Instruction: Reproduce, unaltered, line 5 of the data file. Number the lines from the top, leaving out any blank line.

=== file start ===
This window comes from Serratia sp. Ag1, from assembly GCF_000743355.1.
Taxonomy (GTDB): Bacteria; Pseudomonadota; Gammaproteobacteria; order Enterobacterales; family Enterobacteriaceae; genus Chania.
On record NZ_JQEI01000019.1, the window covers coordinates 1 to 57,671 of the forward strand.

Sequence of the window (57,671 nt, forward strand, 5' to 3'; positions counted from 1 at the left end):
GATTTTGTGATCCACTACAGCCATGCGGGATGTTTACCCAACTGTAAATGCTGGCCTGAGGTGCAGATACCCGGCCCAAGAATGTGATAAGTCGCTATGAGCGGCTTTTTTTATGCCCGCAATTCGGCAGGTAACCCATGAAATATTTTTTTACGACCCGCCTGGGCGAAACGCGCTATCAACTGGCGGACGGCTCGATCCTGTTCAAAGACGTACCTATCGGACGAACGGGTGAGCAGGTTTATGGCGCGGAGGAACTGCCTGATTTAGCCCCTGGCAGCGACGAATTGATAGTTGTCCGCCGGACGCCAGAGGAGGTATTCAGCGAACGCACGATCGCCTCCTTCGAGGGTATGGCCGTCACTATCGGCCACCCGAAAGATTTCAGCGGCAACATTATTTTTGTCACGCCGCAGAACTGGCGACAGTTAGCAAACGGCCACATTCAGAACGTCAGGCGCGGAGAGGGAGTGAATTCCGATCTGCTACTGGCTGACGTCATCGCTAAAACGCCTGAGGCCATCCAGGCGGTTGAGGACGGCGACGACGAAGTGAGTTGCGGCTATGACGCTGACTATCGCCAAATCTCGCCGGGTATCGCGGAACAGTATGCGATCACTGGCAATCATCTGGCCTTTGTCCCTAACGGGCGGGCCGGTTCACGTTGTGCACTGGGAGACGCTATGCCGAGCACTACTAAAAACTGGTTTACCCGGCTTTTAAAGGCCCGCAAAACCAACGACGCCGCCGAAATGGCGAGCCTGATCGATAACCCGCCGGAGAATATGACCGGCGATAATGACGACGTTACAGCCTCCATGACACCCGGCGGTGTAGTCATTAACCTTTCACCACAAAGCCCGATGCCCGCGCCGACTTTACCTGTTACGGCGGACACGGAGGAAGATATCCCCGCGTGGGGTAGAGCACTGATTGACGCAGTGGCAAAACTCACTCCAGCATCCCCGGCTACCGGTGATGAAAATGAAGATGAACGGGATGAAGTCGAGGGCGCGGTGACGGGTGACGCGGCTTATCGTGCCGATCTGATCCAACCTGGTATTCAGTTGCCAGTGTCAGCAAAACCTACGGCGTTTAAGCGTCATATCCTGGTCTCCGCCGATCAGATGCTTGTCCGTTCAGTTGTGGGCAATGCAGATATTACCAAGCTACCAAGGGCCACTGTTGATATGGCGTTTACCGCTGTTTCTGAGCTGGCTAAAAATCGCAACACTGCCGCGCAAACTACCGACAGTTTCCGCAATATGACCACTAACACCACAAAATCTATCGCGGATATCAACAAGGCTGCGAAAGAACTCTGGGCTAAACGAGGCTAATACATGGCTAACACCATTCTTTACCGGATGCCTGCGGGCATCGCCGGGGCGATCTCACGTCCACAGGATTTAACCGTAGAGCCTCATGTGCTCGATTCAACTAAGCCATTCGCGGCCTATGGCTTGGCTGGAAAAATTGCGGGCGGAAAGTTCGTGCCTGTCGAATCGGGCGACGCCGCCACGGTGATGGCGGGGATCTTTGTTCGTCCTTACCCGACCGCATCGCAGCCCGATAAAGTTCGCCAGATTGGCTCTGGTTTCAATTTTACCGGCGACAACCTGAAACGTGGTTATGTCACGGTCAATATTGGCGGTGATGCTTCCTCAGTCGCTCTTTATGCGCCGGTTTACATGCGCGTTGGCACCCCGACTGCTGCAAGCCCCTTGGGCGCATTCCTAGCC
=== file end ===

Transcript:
GATTTTGTGATCCACTACAGCCATGCGGGATGTTTACCCAACTGTAAATGCTGGCCTGAGGTGCAGATACCCGGCCCAAGAATGTGATAAGTCGCTATGAGCGGCTTTTTTTATGCCCGCAATTCGGCAGGTAACCCATGAAATATTTTTTTACGACCCGCCTGGGCGAAACGCGCTATCAACTGGCGGACGGCTCGATCCTGTTCAAAGACGTACCTATCGGACGAACGGGTGAGCAGGTTTATGGCGCGGAGGAACTGCCTGATTTAGCCCCTGGCAGCGACGAATTGATAGTTGTCCGCCGGACGCCAGAGGAGGTATTCAGCGAACGCACGATCGCCTCCTTCGAGGGTATGGCCGTCACTATCGGCCACCCGAAAGATTTCAGCGGCAACATTATTTTTGTCACGCCGCAGAACTGGCGACAGTTAGCAAACGGCCACATTCAGAACGTCAGGCGCGGAGAGGGAGTGAATTCCGATCTGCTACTGGCTGACGTCATCGCTAAAACGCCTGAGGCCATCCAGGCGGTTGAGGACGGCGACGACGAAGTGAGTTGCGGCTATGACGCTGACTATCGCCAAATCTCGCCGGGTATCGCGGAACAGTATGCGATCACTGGCAATCATCTGGCCTTTGTCCCTAACGGGCGGGCCGGTTCACGTTGTGCACTGGGAGACGCTATGCCGAGCACTACTAAAAACTGGTTTACCCGGCTTTTAAAGGCCCGCAAAACCAACGACGCCGCCGAAATGGCGAGCCTGATCGATAACCCGCCGGAGAATATGACCGGCGATAATGACGACGTTACAGCCTCCATGACACCCGGCGGTGTAGTCATTAACCTTTCACCACAAAGCCCGATGCCCGCGCCGACTTTACCTGTTACGGCGGACACGGAGGAAGATATCCCCGCGTGGGGTAGAGCACTGATTGACGCAGTGGCAAAACTCACTCCAGCATCCCCGGCTACCGGTGATGAAAATGAAGATGAACGGGATGAAGTCGAGGGCGCGGTGACGGGTGACGCGGCTTATCGTGCCGATCTGATCCAACCTGGTATTCAGTTGCCAGTGTCAGCAAAACCTACGGCGTTTAAGCGTCATATCCTGGTCTCCGCCGATCAGATGCTTGTCCGTTCAGTTGTGGGCAATGCAGATATTACCAAGCTACCAAGGGCCACTGTTGATATGGCGTTTACCGCTGTTTCTGAGCTGGCTAAAAATCGCAACACTGCCGCGCAAACTACCGACAGTTTCCGCAATATGACCACTAACACCACAAAATCTATCGCGGATATCAACAAGGCTGCGAAAGAACTCTGGGCTAAACGAGGCTAATACATGGCTAACACCATTCTTTACCGGATGCCTGCGGGCATCGCCGGGGCGATCTCACGTCCACAGGATTTAACCGTAGAGCCTCATGTGCTCGATTCAACTAAGCCATTCGCGGCCTATGGCTTGGCTGGAAAAATTGCGGGCGGAAAGTTCGTGCCTGTCGAATCGGGCGACGCCGCCACGGTGATGGCGGGGATCTTTGTTCGTCCTTACCCGACCGCATCGCAGCCCGATAAAGTTCGCCAGATTGGCTCTGGTTTCAATTTTACCGGCGACAACCTGAAACGTGGTTATGTCACGGTCAATATTGGCGGTGATGCTTCCTCAGTCGCTCTTTATGCGCCGGTTTACATGCGCGTTGGCACCCCGACTGCTGCAAGCCCCTTGGGCGCATTCCTAGCC